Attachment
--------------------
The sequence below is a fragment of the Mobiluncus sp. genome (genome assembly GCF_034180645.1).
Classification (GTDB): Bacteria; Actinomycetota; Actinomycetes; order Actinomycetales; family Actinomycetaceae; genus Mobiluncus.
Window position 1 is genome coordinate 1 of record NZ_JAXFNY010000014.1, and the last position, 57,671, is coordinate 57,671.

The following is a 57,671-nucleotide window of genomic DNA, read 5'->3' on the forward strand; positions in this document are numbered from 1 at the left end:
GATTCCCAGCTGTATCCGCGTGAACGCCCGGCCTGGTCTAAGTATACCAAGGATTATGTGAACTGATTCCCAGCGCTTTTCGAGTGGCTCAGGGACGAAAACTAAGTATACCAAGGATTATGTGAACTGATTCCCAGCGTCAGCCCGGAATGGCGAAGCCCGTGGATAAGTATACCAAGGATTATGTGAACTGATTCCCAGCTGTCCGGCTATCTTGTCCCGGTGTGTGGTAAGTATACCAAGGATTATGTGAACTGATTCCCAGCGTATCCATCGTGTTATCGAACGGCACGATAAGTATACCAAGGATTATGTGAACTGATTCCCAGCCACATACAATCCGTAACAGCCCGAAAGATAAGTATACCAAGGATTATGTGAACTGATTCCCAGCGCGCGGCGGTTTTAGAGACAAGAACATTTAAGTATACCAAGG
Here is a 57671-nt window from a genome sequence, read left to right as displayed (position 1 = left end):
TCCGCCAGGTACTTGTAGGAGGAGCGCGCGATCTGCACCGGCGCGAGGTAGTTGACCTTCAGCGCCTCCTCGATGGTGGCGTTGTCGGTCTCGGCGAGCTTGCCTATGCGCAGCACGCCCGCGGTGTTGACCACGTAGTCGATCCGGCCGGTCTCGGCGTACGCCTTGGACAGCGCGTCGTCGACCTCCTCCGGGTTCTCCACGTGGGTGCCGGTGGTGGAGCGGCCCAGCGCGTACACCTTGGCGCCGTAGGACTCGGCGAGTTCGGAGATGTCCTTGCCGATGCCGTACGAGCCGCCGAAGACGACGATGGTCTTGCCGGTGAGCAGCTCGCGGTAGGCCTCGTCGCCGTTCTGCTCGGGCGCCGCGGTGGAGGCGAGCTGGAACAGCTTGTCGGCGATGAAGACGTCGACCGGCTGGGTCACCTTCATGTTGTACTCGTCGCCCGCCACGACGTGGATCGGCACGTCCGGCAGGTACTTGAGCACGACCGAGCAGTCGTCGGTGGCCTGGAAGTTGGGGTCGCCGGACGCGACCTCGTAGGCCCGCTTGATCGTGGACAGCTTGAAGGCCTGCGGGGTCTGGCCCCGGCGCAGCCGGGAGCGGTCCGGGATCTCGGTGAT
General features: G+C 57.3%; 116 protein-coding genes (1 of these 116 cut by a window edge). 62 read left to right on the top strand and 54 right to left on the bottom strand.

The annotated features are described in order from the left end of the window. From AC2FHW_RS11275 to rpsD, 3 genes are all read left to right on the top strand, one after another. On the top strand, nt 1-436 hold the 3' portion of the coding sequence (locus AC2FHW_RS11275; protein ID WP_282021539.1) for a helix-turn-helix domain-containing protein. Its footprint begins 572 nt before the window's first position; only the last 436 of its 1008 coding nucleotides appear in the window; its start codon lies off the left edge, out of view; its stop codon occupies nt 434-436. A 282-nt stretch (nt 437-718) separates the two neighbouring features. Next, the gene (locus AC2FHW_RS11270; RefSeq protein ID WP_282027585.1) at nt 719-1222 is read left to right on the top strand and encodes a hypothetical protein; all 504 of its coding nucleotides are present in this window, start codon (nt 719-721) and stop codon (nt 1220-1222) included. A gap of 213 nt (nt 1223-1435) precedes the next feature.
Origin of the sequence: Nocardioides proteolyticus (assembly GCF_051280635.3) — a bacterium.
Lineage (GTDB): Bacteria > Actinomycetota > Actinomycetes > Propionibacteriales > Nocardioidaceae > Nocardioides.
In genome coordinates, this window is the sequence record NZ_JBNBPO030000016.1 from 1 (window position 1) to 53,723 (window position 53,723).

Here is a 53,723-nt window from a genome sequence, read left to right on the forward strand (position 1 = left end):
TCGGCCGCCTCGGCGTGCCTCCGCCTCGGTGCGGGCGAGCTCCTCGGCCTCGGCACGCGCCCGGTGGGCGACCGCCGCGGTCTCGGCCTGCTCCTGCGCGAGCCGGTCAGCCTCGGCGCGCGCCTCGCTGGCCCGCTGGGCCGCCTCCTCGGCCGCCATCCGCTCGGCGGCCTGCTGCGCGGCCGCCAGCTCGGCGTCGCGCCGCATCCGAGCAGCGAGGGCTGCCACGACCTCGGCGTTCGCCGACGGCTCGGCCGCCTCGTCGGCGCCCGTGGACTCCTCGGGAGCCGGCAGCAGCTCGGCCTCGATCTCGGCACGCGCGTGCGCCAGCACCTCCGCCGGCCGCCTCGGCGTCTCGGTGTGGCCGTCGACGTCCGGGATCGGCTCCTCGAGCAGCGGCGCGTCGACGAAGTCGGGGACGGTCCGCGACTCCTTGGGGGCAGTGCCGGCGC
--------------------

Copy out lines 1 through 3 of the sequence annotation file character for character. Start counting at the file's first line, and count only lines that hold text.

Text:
The sequence below is a fragment of the Mobiluncus sp. genome (genome assembly GCF_034180645.1).
Classification (GTDB): Bacteria; Actinomycetota; Actinomycetes; order Actinomycetales; family Actinomycetaceae; genus Mobiluncus.
Window position 1 is genome coordinate 1 of record NZ_JAXFNY010000014.1, and the last position, 57,671, is coordinate 57,671.